By Elizabeth Brennan, UK Industry Client Director at Criteo
Today we’re used to everything being just the way we want it to be.
For example, when we log into our Netflix or Spotify all our favourite shows and artists are right there in front of us. The same goes for our news and the apps on our phone – everything is customised to our wants and needs.
But when it comes to work, all too often this isn’t the case. Our roles and responsibilities are defined by historic descriptions and legacy needs as opposed to our skillset or unique career aspirations. When you consider that we will spend over 90,000 hours of our lives at work, the idea that we can’t control what that role looks like starts to sound ridiculous.
But the times they are a changin’ and now, more so than ever before, we’re able to take control of our working lives. Today you can challenge the status quo, redefine how things are done and think about the challenges you want to take on. In short, you can make any role what you want it to be. The time of being defined and restrained by a job description is over and it’s up to each one of us to embrace this change and start to ask ourselves what we really want to get out of a job.
Even the route to progress is less linear than it has been traditionally and opportunities for personal development are everywhere – whether it be in the form of a secondment, mentorship, volunteer work or any number of workplace initiatives designed to diversify and expand the talent pool. If your business doesn’t have some of these schemes in place formally, ask or start to build them yourself! Asking for the things that you want is essential to finding happiness and satisfaction in your career.
At Criteo I’m fortunate to have a role that I’ve been able to shape around my skills and aspirations. I’ve added responsibilities and lines of reportage from across the business that has enabled me to sculpt a position that otherwise wouldn’t exist (at least not in its current guise). As a result, I’m happier and more challenged by my position knowing that it’s evolved around me, tailored to my skills and helping me get to where I want to go in the company.
If you’re looking to shape your role as opposed to being shaped by it, here are a few tips:
Put goals in place
Knowing what your end goal is helps you build a plan to get the job you want. While it can be tricky understanding what you want to be doing career-wise in five or ten years’ time, setting achievable, short-term goals will help you hit that big career milestone. When putting together your objectives make sure they are measurable (for you and the for business) and keep to a pattern of reviewing progress every six months to ensure ambition is aligned with the reality of your daily to do list. Of course, flexibility and adaptability are key skills too, but knowing where you are trying to get to and means a positive career step is much more likely.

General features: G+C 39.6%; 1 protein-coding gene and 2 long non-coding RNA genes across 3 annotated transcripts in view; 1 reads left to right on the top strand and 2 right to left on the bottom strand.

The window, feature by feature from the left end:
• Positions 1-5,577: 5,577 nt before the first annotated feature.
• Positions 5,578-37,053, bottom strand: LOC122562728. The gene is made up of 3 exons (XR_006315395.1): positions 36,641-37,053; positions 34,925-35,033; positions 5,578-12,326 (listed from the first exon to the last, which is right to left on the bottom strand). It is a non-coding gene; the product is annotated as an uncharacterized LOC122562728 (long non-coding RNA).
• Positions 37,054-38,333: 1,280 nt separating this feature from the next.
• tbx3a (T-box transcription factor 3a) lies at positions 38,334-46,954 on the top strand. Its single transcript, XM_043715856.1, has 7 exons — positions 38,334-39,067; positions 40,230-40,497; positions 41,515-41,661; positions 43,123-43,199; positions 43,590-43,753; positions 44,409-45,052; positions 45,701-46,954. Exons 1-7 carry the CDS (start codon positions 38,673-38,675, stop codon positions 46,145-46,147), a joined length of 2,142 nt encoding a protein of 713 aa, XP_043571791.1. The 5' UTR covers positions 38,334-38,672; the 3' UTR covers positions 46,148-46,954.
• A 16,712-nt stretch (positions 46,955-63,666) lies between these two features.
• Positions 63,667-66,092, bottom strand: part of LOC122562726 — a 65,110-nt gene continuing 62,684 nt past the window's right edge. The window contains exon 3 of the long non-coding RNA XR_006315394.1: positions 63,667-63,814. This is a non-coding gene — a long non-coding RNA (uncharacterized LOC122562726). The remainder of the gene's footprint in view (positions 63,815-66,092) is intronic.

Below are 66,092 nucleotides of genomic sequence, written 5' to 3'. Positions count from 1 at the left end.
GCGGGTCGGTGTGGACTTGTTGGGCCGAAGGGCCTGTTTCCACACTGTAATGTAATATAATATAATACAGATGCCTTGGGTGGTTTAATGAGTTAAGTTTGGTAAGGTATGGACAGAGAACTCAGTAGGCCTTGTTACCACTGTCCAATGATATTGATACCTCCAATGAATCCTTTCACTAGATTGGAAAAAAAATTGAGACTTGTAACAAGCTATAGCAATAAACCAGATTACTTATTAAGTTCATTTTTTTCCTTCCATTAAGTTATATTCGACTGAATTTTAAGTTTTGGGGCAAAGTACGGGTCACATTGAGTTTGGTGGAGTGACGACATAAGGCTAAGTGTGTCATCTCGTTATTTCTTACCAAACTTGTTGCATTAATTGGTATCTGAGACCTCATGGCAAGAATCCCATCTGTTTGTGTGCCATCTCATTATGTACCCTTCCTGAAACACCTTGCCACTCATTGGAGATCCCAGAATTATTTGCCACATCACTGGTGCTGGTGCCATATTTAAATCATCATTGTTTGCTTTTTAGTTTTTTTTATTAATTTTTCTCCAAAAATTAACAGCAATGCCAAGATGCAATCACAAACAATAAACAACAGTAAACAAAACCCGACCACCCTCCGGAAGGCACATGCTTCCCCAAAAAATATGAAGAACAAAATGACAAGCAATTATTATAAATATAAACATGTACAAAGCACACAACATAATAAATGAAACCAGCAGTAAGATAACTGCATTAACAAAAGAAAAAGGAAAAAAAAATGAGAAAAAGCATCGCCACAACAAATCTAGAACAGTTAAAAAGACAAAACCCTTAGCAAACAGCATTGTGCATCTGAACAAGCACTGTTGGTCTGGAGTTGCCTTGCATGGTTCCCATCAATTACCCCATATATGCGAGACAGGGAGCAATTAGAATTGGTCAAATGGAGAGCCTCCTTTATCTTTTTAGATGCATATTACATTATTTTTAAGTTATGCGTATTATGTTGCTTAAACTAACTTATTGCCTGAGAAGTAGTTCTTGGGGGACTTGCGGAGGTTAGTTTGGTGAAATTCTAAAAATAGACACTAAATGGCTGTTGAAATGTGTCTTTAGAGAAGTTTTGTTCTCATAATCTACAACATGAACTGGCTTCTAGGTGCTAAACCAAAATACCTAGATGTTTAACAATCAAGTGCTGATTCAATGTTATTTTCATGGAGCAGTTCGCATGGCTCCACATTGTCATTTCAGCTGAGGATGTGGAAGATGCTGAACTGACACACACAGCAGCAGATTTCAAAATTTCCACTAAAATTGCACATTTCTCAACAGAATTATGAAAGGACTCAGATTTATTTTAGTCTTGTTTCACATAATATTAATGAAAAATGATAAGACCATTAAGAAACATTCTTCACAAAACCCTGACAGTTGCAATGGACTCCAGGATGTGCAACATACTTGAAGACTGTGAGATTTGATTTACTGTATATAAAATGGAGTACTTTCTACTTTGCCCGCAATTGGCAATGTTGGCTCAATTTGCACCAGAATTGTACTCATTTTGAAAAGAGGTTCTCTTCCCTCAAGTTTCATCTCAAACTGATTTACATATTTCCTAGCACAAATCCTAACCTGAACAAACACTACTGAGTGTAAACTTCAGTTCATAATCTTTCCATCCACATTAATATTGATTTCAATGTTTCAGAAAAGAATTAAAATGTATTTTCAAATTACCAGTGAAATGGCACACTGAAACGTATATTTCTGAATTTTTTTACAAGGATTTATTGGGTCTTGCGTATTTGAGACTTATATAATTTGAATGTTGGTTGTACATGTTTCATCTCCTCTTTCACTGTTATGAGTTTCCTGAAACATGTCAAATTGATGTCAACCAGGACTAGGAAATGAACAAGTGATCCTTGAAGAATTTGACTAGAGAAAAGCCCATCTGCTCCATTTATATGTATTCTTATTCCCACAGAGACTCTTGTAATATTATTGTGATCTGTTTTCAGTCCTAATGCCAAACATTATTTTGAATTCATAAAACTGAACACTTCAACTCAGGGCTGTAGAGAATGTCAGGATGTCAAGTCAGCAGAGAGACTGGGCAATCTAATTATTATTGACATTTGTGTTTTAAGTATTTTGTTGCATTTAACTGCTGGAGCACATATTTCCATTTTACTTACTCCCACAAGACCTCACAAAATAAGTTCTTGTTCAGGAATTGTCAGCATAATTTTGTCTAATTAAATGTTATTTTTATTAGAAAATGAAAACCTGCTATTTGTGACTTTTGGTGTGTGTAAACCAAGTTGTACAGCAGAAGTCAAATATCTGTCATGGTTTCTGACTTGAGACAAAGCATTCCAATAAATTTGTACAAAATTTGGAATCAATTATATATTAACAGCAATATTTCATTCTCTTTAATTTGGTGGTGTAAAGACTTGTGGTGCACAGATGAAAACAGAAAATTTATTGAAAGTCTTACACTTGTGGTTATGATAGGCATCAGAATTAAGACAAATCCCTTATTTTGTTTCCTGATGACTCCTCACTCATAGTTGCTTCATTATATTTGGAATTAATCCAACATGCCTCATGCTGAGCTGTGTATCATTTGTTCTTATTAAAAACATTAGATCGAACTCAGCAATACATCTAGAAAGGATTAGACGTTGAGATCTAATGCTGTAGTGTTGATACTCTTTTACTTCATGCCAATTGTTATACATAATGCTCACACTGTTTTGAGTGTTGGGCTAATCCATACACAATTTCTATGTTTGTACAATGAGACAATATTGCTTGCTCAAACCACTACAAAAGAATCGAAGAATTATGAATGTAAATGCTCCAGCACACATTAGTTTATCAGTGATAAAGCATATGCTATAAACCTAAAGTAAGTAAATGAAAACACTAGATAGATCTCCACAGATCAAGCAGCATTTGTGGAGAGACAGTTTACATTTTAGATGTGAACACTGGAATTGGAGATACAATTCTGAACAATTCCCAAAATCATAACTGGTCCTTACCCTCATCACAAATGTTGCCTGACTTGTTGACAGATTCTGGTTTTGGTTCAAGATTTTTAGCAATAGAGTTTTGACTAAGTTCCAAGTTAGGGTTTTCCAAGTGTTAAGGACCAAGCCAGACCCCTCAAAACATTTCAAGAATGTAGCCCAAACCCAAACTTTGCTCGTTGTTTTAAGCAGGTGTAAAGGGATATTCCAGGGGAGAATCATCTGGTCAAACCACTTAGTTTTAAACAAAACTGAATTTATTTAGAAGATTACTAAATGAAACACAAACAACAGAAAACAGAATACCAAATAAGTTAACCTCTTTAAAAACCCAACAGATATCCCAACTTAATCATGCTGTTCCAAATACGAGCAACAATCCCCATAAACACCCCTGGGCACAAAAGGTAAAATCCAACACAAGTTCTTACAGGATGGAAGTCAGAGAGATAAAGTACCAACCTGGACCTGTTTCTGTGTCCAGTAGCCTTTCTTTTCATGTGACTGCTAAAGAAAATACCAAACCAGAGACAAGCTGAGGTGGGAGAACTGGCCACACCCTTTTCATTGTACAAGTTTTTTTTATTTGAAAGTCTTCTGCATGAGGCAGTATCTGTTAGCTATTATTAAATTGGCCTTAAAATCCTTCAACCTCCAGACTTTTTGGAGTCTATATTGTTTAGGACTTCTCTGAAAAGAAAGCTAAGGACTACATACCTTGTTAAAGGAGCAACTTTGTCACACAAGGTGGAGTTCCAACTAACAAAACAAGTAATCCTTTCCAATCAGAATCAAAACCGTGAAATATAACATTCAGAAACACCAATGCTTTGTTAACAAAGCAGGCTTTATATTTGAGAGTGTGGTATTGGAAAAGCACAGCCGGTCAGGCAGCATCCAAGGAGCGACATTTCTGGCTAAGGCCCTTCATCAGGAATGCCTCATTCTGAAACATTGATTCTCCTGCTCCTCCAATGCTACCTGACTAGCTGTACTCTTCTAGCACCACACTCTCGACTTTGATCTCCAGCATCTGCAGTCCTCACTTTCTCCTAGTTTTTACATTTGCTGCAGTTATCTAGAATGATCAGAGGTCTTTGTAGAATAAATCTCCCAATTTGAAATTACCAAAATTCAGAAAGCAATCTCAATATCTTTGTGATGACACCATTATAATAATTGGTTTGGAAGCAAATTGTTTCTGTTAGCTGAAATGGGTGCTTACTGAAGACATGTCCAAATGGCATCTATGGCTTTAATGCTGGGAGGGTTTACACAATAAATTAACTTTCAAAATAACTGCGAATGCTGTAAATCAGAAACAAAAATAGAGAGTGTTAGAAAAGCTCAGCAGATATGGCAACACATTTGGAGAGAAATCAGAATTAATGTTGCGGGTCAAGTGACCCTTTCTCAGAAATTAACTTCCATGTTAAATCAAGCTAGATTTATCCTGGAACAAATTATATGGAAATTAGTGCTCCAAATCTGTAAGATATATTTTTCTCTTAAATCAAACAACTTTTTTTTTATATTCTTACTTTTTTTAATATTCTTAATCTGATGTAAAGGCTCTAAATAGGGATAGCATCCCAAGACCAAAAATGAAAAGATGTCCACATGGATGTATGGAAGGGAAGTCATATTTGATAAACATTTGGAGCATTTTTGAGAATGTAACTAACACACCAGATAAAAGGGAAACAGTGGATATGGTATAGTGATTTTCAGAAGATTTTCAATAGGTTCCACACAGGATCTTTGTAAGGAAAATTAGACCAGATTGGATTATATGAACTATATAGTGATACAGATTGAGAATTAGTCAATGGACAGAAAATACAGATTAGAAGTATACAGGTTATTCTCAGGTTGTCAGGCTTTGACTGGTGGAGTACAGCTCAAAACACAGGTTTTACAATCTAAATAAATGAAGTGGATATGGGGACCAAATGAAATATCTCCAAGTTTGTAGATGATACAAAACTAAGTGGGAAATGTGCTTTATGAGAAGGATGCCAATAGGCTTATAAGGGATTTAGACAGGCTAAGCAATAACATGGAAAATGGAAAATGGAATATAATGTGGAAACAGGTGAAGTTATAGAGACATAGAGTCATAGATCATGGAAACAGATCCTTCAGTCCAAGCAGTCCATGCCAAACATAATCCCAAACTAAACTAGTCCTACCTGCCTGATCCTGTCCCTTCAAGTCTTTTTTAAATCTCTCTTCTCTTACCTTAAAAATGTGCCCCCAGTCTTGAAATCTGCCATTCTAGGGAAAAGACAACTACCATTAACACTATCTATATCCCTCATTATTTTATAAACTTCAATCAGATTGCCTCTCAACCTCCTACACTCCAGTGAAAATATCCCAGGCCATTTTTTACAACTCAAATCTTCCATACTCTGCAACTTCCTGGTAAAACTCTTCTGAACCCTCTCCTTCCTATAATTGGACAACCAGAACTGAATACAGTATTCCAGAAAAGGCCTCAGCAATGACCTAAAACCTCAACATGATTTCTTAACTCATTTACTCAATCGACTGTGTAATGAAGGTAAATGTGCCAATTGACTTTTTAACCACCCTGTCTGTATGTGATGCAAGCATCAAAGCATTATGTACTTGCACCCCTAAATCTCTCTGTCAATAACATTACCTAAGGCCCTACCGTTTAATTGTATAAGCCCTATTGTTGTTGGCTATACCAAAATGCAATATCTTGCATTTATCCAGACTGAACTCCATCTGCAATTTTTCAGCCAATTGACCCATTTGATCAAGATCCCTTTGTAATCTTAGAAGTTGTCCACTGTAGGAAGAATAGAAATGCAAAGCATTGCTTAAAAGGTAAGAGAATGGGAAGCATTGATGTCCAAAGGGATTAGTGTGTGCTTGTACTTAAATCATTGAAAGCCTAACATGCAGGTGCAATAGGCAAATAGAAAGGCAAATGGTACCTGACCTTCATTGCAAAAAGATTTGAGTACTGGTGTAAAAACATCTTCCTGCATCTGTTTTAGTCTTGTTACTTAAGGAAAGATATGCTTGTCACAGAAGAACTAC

Be curious and get out there
Take the time to speak to peers internally and from the wider industry because you might find that the job that would really motivate you simply isn’t on your radar yet. When networking, take the time to understand their job role and, crucially, assess whether there are elements that you would enjoy. Remember, just because something isn’t part of your remit traditionally doesn’t mean you can’t make it your responsibility if it’s something you think you’ll enjoy and thrive at. Whatever it is, don’t be put off by a knowledge or skills gap. Instead put a plan in place for how you are going to address any holes in your experience and start taking control of your own development.
Don’t be afraid
If you make a career decision that doesn’t work out for you, know that it’s OK. You will have learnt something along the way that is highly likely to prove useful later down the line. Don’t beat yourself up, decide whether there is any value in staying in that role based on the skills and knowledge you can gain, how long you can stay in that role and then make a plan on how you will make a more suitable move.
We’re living in a customisable world so don’t settle for anything less in your career. You’re not the person who did your job before you and so shouldn’t be simply filling their shoes and picking up right where they left off. Your skills, perspective and motivations should be helping you to create a totally new role, one that’s just right for you. By doing this you’ll find that you’ll not only do a better job but enjoy it a lot more too!
About the author
Elizabeth Brennan is UK Industry Client Director at Criteo, the advertising platform for the open Internet. With nearly a decade of experience in digital advertising, Elizabeth worked initially in paid search before moving into planning and account management. She is a champion of women in business and a strong believer in the power of mentoring. A graduate of The University of Reading, Elizabeth is a former winner of the prestigious NABS Fast Forward award and has gone on to achieve Code First certification as part of the organisation’s initiative to increase the number of women in tech.